China Confirms Outbreak Of New Langya Virus, 35 People Infected

An international team of identified a new virus that was likely to have been transmitted to humans after it first infected animals, in another potential zoonotic spillover less than three years into the coronavirus pandemic.

China Confirms Outbreak Of New Langya Virus, 35 People Infected
China Confirms Outbreak Of New Langya Virus, 35 People Infected

have discovered a new virus named Langya henipavirus (LayV) in China.

The discovery was announced in a letter written by researchers from China, Singapore, and Australia and published in the New England Journal of Medicine

The researchers, in their letter, said the Langya virus is a type of henipavirus, a category of zoonotic viruses which can be transmitted from animals to humans.
They said acute Langya infection was identified in 35 patients in the Shandong and Henan provinces of China, among whom 26 were infected with LayV only (no other pathogens were present). They said the patients are thought to have contracted the virus from animals.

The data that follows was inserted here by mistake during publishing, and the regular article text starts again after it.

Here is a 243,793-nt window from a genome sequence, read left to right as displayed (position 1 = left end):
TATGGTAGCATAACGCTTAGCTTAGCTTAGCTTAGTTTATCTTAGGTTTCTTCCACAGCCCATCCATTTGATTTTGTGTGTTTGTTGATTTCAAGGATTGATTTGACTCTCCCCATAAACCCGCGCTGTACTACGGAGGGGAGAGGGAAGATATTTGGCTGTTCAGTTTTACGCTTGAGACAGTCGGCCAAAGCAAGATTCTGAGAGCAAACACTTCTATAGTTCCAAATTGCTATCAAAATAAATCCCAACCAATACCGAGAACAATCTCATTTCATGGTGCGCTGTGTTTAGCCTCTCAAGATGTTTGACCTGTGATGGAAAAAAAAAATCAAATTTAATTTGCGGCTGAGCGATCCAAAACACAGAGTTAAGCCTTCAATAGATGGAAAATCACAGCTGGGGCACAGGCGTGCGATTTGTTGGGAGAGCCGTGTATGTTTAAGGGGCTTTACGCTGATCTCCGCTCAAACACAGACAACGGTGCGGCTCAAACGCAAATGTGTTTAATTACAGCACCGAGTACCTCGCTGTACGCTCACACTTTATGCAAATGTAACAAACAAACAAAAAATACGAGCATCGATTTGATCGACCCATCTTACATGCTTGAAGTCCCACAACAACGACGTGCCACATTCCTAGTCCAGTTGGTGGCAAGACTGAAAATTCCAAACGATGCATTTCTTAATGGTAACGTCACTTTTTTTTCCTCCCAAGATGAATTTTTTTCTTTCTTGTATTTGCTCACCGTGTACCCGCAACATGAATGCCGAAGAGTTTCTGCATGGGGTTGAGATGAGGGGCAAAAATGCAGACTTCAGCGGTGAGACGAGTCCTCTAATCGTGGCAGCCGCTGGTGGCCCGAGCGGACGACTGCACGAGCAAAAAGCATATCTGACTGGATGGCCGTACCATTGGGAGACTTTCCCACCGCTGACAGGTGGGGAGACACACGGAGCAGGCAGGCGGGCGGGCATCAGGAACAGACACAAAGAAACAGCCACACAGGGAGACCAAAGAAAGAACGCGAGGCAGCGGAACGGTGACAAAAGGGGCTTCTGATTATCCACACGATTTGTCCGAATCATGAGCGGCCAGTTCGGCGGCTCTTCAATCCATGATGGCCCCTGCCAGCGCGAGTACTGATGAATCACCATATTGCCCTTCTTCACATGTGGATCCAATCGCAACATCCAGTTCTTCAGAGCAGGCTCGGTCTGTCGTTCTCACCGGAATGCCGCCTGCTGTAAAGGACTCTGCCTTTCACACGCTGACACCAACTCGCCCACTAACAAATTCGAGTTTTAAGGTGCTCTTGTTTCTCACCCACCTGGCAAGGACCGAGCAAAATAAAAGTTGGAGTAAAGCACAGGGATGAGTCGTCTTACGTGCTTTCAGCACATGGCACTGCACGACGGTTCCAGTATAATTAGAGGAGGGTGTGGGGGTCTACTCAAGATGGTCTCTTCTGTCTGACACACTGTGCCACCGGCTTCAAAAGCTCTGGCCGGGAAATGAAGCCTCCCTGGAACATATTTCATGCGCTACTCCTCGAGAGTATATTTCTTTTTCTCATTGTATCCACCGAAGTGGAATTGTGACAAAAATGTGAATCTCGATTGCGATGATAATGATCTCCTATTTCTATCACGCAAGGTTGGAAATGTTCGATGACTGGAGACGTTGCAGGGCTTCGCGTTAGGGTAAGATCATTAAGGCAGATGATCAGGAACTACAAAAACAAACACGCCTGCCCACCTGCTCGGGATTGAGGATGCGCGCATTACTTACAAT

“These 26 patients presented with fever (100% of the patients), fatigue (54%), cough (50%), anorexia (50%), myalgia (46%), nausea (38%), headache (35%), and vomiting (35%), accompanied by abnormalities of thrombocytopenia (35%), leukopenia (54%), and impaired liver (35%) and kidney (8%) function. A serosurvey of domestic animals detected seropositivity in goats (3 of 168 [2%]) and dogs (4 of 79 [5%]),” the letter reads.

The researchers said there is no evidence so far that the Langya virus can transmit from human to human.

“There was no close contact or common exposure history among the patients, which suggests that the infection in the human population may be sporadic.

Contact tracing of 9 patients with 15 close-contact family members revealed no close-contact LayV transmission, but our sample size was too small to determine the status of human-to-human transmission for LayV,” the letter reads.

The added that the Langya virus LayV was found in 27% of shrews tested, suggesting the mole-like mammals may be “natural reservoirs” for the virus.

According to the BBC, Wang Linfa, one of the researchers, said the cases of Langya virus found so far have not been fatal or very serious, so there is “no need to panic”
He, however, added that there is still a need to be on the alert as many viruses that exist in nature have unpredictable results when they infect humans.

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